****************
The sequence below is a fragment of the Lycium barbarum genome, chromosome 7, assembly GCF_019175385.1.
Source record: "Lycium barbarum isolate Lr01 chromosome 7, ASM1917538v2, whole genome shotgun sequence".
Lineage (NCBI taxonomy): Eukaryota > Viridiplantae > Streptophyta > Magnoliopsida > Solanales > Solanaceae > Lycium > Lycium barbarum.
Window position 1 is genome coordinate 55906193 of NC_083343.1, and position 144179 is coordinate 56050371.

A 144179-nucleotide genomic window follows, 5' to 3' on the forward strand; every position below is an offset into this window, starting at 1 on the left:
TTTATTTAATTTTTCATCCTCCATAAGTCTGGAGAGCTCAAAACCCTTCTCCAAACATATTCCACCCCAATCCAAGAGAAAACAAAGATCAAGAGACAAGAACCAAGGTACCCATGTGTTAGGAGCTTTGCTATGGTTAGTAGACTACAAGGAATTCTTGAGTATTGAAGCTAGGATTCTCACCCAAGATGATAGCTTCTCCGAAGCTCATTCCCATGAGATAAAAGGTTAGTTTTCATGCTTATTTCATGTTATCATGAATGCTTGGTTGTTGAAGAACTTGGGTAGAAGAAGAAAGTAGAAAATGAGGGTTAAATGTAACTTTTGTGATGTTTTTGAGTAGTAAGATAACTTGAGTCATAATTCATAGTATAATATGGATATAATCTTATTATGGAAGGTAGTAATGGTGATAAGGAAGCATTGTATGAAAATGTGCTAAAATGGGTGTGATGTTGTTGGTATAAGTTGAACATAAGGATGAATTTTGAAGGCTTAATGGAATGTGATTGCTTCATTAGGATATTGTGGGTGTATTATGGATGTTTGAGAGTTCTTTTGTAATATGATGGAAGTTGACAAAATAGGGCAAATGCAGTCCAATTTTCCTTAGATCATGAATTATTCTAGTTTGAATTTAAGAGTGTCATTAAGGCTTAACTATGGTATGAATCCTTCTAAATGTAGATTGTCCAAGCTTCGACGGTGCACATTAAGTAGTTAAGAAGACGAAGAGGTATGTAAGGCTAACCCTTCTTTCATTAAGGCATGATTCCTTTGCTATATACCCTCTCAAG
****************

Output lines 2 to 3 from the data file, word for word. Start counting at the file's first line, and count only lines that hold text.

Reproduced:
Source record: "Lycium barbarum isolate Lr01 chromosome 7, ASM1917538v2, whole genome shotgun sequence".
Lineage (NCBI taxonomy): Eukaryota > Viridiplantae > Streptophyta > Magnoliopsida > Solanales > Solanaceae > Lycium > Lycium barbarum.